Second, the economy never featured prominently on the radar of the government over the last five years. Third, massive state resources are being doled out to ‘win’ elections with serious consequences for the economy. Fourth, a serious debt repayment crisis has emerged at a time when political battle lines have been drawn and the economy has been sidelined.

In 2008, Pakistan’s economy was still robust enough to absorb extraordinary shocks. Pakistan’s economy at the start of 2013 is a totally devastated one, without the capacity to withstand further acts of political hara-kari. The ruling alliance, the opposition and the parties currently not represented in parliament are preparing to contest elections. Elections for what? There is hardly anything left in the economy, except the money printing press of the central bank.

The political leadership has no idea as to what kind of challenges are in store for them once they come to power after the elections. Can they run the economy without support from the IMF? If not, are they ready to seek IMF sources? If yes, are they ready to take difficult decisions immediately after coming into power? Enhancing domestic revenue mobilisation will be an urgent challenge for the government. Are the rulers ready to bring agricultural income under direct tax net, implement value-added tax, improve the withholding tax regime, bring various services under the tax net, improve provincial tax efforts, and review the new NFC Award for prudent fiscal management?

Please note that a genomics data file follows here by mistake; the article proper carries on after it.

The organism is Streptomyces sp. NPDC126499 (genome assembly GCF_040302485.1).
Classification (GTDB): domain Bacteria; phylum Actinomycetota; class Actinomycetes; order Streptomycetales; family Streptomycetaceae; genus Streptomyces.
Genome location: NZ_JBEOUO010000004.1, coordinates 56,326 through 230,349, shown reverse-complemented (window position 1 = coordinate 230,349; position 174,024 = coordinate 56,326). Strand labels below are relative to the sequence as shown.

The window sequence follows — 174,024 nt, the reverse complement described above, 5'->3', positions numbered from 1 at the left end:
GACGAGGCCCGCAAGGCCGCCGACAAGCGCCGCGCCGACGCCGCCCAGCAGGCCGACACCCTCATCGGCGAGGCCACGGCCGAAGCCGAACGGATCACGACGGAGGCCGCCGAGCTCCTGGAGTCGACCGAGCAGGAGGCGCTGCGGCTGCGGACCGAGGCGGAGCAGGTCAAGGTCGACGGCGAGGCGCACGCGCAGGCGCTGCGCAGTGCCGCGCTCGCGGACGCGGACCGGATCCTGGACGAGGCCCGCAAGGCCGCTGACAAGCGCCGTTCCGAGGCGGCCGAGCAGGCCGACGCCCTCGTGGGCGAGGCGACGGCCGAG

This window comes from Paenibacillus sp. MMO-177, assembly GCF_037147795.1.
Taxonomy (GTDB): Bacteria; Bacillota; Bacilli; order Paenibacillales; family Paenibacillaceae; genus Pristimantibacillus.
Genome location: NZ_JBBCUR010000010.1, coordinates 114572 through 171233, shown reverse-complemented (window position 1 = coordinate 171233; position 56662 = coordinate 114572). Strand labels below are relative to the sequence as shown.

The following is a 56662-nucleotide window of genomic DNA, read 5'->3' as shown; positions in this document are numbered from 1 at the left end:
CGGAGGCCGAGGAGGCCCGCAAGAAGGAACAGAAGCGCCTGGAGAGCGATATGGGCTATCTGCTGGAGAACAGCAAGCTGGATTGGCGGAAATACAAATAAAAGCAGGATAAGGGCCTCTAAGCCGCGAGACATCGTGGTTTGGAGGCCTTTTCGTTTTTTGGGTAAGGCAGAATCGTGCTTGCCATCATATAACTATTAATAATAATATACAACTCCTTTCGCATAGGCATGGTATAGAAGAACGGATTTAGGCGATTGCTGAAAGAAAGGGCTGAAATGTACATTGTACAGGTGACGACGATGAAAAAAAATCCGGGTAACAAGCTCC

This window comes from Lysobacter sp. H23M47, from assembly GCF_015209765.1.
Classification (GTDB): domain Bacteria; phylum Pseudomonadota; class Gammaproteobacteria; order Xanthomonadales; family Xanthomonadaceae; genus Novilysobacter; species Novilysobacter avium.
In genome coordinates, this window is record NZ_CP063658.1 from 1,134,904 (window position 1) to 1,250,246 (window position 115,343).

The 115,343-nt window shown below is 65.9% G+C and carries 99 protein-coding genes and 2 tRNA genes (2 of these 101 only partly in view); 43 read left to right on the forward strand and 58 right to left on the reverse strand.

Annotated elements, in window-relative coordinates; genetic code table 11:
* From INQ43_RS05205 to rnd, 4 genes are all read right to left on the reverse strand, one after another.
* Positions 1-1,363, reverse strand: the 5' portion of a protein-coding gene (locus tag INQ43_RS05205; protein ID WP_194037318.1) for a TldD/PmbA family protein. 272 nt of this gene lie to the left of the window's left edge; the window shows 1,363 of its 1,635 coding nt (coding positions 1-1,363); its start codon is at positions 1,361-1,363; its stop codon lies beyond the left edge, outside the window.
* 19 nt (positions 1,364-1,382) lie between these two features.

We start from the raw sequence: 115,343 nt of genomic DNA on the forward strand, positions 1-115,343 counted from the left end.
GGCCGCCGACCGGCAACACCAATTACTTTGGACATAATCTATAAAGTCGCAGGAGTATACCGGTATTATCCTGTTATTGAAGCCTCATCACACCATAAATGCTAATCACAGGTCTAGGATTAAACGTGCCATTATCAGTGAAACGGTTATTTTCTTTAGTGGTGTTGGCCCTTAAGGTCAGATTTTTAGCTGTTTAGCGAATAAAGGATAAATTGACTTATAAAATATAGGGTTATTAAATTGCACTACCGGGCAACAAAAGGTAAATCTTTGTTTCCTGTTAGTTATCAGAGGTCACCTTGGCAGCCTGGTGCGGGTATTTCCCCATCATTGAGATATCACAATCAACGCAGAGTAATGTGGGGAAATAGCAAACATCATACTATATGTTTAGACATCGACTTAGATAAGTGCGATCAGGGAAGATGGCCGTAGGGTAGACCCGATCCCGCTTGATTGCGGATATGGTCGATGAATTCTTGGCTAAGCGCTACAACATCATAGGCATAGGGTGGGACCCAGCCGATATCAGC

Are they ready to rationalise expenditure, address the issue of circular debt which is bleeding the PSE’s, the energy crisis, etc.? Most importantly, are they ready to maintain fiscal discipline? Have they done their homework? Do they have a competent economic team, or will they rely on suitcase economic managers?

These are valid questions. Sadly, the political parties, barring a few, have not done their homework on how to restore this country’s shattered economy. They are all busy politicking, totally oblivious to the state of the economy. Hence, the economy will most likely remain at the periphery in 2013 as well. The haemorrhaging of the economy will, therefore, continue at an accelerated pace.

No single party is likely to win the elections; therefore a coalition government is a very real possibility. Fiscal discipline in a coalition setup is hard to imagine; therefore, fiscal bleeding is likely to continue with adverse consequences for the economy. For Pakistan’s economy, 2013 is likely to be much different from 2008. May God grant respite to this poor country by giving it honest, committed and patriotic leaders.

The writer is principal and dean at NUST Business School in Islamabad. Email: ahkhan @nbs.edu.pk

Dr. Ashfaque H. Khan, "2008 versus 2013," The News. 2013-01-08.